Obama signs landmark health care reform bill

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Today President Barack Obama signed into law a landmark health care reform bill, presiding over the biggest shift in U.S. domestic policy since the 1960s and capping a divisive, yearlong debate that could define the November congressional elections.

The law will bring near-universal coverage to a wealthy country in which tens of millions of people are uninsured. The plan’s provisions will be phased in over four years, and it is expected to expand coverage to about 94 percent of eligible non-elderly Americans would have coverage, compared with 83 percent today.

“We have now just enshrined the core principle that everybody should have some basic security when it comes to their health,” Obama said at a signing ceremony at the White House, where he was joined by House and Senate Democrats who backed the bill as well as ordinary Americans whose health care struggles have touched the president.

“We are not a nation that scales back its aspirations. We are not a nation that falls prey to doubt or mistrust,” Obama said. “That’s not who we are. That’s not how we got here.”

The plan is expected to extend coverage to 32 million uninsured Americans, reduce federal budget deficits and ban such insurance company practices as denying coverage to people with existing medical problems.

Obama has pushed health care as his top priority since taking office in January 2009. Failure would have weakened him and endangered other issues on the president’s ambitious domestic agenda, including immigration reform and climate change legislation.

Associated Press

3 Responses to Obama signs landmark health care reform bill


    Not one day in anyone’s life is an uneventful day, no day without profound meaning, no matter how dull and boring it might seem, no matter whether you are a seamstress or a queen, a shoeshine boy or a movie star, a renowned philosopher or a Down’s syndrome child.

    Because in every day of your life, there are opportunities to perform little kindnesses for others, both by conscious acts of will and unconscious example.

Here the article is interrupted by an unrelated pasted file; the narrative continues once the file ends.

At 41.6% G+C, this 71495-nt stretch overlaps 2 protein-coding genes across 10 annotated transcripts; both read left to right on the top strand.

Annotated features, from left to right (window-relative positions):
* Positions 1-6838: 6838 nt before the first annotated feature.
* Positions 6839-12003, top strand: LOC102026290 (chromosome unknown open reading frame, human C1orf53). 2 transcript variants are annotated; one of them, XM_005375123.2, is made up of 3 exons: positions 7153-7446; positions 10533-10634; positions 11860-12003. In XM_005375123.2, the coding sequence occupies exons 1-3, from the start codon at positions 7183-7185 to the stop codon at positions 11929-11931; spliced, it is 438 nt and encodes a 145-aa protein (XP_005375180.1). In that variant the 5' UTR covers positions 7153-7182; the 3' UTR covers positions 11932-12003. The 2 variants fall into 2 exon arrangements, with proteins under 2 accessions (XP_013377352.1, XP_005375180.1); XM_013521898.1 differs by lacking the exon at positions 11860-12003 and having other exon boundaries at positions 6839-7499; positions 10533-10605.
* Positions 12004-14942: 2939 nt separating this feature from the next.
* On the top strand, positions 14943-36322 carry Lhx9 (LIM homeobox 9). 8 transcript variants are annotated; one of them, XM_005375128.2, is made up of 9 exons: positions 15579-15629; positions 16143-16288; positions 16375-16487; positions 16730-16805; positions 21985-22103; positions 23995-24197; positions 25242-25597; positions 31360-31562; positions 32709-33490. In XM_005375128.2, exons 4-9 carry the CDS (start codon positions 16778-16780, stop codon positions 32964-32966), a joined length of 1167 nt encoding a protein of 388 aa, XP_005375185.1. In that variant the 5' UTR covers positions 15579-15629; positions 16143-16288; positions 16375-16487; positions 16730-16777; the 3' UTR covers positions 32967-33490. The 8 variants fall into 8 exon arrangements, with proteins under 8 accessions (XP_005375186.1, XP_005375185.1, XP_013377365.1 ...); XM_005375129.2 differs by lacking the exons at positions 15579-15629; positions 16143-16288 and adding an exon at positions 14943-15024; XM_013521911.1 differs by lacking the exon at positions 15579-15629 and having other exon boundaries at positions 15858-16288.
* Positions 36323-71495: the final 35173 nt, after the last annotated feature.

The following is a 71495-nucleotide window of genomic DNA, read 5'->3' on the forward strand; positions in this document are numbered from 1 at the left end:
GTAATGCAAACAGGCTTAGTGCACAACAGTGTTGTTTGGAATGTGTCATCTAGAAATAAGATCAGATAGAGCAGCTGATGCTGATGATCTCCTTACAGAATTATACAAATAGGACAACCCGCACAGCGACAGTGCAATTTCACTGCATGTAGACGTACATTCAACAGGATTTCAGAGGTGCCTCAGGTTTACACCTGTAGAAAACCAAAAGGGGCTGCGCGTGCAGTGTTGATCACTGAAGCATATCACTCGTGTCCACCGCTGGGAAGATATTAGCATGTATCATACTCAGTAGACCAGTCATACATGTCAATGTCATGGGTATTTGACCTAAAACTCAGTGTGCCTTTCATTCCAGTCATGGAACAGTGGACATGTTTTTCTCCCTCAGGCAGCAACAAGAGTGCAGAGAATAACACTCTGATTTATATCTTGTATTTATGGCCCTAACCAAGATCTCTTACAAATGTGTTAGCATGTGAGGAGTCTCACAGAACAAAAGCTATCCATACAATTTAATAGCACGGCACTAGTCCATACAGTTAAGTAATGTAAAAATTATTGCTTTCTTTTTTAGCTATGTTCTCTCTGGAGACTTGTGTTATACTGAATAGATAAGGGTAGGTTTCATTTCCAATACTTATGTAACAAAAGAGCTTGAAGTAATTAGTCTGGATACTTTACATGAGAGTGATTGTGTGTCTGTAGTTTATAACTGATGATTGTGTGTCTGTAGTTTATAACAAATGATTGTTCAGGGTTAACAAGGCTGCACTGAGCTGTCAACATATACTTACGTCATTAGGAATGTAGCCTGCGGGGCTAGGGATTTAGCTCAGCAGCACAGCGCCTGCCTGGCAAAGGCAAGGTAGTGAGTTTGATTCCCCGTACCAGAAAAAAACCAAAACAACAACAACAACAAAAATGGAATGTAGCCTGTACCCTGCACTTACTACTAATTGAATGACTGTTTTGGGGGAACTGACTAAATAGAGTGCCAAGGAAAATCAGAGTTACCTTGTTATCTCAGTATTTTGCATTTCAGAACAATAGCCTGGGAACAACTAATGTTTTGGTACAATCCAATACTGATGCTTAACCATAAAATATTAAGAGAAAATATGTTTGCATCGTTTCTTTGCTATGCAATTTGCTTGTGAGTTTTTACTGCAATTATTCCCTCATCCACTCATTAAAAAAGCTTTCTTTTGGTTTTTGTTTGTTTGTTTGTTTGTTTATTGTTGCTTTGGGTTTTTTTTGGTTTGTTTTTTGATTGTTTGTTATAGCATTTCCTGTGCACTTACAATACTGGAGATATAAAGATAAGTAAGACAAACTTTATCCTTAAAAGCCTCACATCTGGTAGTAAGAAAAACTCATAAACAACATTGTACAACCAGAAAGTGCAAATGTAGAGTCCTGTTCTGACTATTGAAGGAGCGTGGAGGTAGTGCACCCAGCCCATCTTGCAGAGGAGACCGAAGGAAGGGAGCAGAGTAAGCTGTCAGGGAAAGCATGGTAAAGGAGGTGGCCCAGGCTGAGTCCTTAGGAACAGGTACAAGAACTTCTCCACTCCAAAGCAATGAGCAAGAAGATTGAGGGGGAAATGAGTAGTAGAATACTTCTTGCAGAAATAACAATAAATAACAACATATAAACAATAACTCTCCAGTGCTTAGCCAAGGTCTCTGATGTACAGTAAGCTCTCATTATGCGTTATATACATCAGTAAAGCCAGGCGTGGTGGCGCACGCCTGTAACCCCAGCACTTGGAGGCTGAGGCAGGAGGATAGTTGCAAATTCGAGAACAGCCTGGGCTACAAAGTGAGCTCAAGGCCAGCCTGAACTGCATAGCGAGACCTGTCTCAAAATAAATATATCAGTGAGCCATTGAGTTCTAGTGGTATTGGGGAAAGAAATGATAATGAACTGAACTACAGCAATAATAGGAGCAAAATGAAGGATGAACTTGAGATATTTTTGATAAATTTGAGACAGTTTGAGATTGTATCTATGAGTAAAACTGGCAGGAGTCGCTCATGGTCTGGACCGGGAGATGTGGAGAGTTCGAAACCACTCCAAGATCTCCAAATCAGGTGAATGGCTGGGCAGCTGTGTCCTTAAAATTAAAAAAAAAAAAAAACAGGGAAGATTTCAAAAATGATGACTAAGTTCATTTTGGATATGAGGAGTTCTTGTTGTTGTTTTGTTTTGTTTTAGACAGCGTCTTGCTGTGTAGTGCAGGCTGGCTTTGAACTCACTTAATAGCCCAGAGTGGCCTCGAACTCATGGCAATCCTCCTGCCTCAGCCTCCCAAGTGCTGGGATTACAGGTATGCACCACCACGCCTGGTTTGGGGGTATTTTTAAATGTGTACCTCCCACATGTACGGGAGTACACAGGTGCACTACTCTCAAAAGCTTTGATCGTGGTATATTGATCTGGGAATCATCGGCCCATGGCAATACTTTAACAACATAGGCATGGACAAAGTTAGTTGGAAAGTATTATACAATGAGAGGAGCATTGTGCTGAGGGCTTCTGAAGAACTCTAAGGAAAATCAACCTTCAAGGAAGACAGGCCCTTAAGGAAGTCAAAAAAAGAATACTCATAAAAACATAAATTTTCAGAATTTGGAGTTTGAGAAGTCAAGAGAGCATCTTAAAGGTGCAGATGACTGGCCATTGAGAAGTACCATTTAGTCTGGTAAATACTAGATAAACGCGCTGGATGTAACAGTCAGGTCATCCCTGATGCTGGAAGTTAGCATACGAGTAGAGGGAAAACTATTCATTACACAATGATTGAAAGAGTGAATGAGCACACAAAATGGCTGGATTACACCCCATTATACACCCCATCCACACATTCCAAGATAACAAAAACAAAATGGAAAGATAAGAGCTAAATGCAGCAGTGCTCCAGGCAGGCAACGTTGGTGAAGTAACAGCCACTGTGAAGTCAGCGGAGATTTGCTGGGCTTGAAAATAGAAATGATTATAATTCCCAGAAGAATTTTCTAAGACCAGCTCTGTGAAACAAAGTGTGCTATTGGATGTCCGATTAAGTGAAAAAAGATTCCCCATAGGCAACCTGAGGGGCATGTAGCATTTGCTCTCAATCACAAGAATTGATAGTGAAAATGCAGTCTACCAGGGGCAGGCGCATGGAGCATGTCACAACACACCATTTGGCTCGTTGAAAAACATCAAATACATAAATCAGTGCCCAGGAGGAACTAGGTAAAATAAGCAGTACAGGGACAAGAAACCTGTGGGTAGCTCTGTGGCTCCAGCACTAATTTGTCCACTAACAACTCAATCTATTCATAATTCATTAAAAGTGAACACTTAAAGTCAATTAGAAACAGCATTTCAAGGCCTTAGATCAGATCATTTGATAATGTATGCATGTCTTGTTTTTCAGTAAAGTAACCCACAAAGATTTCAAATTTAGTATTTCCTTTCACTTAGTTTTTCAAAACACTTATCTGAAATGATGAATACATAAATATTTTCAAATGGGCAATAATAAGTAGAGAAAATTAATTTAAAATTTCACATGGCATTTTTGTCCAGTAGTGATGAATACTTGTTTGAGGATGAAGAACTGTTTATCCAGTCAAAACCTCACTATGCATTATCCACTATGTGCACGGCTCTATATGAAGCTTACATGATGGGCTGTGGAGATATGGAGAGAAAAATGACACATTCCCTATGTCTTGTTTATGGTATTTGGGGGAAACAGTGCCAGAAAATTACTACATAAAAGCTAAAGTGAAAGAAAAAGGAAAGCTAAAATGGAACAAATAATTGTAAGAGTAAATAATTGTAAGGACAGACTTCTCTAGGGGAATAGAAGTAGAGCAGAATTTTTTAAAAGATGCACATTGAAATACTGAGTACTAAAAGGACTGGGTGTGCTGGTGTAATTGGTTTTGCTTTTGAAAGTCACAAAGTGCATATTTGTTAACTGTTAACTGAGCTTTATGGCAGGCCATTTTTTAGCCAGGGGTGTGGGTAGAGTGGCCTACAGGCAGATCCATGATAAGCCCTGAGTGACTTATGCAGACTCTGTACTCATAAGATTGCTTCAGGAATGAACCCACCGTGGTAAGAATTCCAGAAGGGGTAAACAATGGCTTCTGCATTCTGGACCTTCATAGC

Each smallest act of kindness – even just words of hope when they are needed, the remembrance of a birthday, a compliment that engenders a smile – reverberates across great distances and spans of time, affecting lives unknown to the one whose generous spirit was the source of this good echo, because kindness is passed on and grows each time it’s passed, until a simple courtesy becomes an act of selfless courage years later and far away.

    Likewise, each small meanness, each thoughtless expression of hatred, each envious and bitter act, regardless of how petty, can inspire others, and is therefore the seed that ultimately produces evil fruit, poisoning people whom you have never met and never will.

    All human lives are so profoundly and intricately entwined – those dead, those living, those generations yet to come – that the fate of all is the fate of each, and the hope of humanity rests in every heart and in every pair of hands.

    Therefore, after every failure, we are obliged to strive again for success, and when faced with the end of one thing, we must build something new and better in the ashes, just as from pain and grief, we must weave hope, for each of us is a thread critical to the strength – the very survival – of the human tapestry.